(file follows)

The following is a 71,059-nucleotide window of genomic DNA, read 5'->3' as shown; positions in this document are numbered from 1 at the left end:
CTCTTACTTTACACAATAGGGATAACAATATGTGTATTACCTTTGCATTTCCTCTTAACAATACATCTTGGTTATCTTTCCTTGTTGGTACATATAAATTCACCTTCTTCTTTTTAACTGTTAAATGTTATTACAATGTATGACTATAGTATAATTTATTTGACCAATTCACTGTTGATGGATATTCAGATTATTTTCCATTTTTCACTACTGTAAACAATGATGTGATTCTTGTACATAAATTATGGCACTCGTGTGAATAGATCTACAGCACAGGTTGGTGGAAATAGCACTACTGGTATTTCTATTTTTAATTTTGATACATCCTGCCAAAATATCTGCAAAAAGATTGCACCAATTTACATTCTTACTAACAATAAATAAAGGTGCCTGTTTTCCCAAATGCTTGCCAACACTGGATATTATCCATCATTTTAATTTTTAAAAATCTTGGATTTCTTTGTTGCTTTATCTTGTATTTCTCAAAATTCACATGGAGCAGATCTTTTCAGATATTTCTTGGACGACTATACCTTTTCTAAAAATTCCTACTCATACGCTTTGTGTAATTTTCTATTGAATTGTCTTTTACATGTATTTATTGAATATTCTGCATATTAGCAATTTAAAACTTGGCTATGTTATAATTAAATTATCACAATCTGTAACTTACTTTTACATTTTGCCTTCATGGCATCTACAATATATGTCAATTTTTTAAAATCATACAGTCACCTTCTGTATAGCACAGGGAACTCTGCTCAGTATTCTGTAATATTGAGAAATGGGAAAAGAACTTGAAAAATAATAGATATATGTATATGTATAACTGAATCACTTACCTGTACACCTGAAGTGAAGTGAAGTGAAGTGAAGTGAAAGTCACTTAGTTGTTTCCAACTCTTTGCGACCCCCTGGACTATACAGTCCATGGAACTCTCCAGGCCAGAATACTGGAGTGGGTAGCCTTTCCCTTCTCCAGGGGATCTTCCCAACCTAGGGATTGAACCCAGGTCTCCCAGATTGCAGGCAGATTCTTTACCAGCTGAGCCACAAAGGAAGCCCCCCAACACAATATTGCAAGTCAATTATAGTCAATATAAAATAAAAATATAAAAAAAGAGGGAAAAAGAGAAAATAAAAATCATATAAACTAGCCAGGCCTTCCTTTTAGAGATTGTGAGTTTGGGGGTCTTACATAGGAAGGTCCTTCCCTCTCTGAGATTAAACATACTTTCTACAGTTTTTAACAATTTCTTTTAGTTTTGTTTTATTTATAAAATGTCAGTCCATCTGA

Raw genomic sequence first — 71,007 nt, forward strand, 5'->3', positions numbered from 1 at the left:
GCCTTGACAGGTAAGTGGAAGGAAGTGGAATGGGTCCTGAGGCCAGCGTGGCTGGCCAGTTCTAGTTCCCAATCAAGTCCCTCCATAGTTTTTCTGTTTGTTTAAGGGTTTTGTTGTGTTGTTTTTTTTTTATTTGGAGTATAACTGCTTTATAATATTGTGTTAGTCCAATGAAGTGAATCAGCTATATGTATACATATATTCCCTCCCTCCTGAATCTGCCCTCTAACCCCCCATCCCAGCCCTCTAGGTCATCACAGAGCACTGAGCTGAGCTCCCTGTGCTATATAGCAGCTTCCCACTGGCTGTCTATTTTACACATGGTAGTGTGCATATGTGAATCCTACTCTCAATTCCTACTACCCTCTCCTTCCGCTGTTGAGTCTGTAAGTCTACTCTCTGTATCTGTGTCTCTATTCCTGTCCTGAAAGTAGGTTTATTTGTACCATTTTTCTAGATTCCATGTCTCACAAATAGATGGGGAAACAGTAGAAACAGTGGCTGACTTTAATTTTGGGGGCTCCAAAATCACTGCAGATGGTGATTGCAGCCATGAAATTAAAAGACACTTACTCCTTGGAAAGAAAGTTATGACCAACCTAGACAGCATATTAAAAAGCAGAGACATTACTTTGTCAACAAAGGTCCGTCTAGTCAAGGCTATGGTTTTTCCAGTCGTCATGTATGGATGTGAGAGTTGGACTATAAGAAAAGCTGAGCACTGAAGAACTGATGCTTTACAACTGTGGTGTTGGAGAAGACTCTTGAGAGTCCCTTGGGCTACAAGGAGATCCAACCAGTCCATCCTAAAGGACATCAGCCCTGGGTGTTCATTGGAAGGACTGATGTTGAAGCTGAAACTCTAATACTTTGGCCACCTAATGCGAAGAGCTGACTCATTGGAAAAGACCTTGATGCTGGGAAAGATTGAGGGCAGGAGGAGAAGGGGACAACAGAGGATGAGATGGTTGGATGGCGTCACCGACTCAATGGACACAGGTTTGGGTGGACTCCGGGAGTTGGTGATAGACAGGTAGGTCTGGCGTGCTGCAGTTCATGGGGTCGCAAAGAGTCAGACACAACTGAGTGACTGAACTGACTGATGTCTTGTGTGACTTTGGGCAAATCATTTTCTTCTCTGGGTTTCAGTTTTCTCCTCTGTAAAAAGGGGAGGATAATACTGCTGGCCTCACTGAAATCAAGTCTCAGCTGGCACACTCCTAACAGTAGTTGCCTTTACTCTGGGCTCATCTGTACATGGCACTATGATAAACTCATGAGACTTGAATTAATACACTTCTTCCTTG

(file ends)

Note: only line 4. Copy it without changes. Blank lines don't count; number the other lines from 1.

GCCTTGACAGGTAAGTGGAAGGAAGTGGAATGGGTCCTGAGGCCAGCGTGGCTGGCCAGTTCTAGTTCCCAATCAAGTCCCTCCATAGTTTTTCTGTTTGTTTAAGGGTTTTGTTGTGTTGTTTTTTTTTTATTTGGAGTATAACTGCTTTATAATATTGTGTTAGTCCAATGAAGTGAATCAGCTATATGTATACATATATTCCCTCCCTCCTGAATCTGCCCTCTAACCCCCCATCCCAGCCCTCTAGGTCATCACAGAGCACTGAGCTGAGCTCCCTGTGCTATATAGCAGCTTCCCACTGGCTGTCTATTTTACACATGGTAGTGTGCATATGTGAATCCTACTCTCAATTCCTACTACCCTCTCCTTCCGCTGTTGAGTCTGTAAGTCTACTCTCTGTATCTGTGTCTCTATTCCTGTCCTGAAAGTAGGTTTATTTGTACCATTTTTCTAGATTCCATGTCTCACAAATAGATGGGGAAACAGTAGAAACAGTGGCTGACTTTAATTTTGGGGGCTCCAAAATCACTGCAGATGGTGATTGCAGCCATGAAATTAAAAGACACTTACTCCTTGGAAAGAAAGTTATGACCAACCTAGACAGCATATTAAAAAGCAGAGACATTACTTTGTCAACAAAGGTCCGTCTAGTCAAGGCTATGGTTTTTCCAGTCGTCATGTATGGATGTGAGAGTTGGACTATAAGAAAAGCTGAGCACTGAAGAACTGATGCTTTACAACTGTGGTGTTGGAGAAGACTCTTGAGAGTCCCTTGGGCTACAAGGAGATCCAACCAGTCCATCCTAAAGGACATCAGCCCTGGGTGTTCATTGGAAGGACTGATGTTGAAGCTGAAACTCTAATACTTTGGCCACCTAATGCGAAGAGCTGACTCATTGGAAAAGACCTTGATGCTGGGAAAGATTGAGGGCAGGAGGAGAAGGGGACAACAGAGGATGAGATGGTTGGATGGCGTCACCGACTCAATGGACACAGGTTTGGGTGGACTCCGGGAGTTGGTGATAGACAGGTAGGTCTGGCGTGCTGCAGTTCATGGGGTCGCAAAGAGTCAGACACAACTGAGTGACTGAACTGACTGATGTCTTGTGTGACTTTGGGCAAATCATTTTCTTCTCTGGGTTTCAGTTTTCTCCTCTGTAAAAAGGGGAGGATAATACTGCTGGCCTCACTGAAATCAAGTCTCAGCTGGCACACTCCTAACAGTAGTTGCCTTTACTCTGGGCTCATCTGTACATGGCACTATGATAAACTCATGAGACTTGAATTAATACACTTCTTCCTTG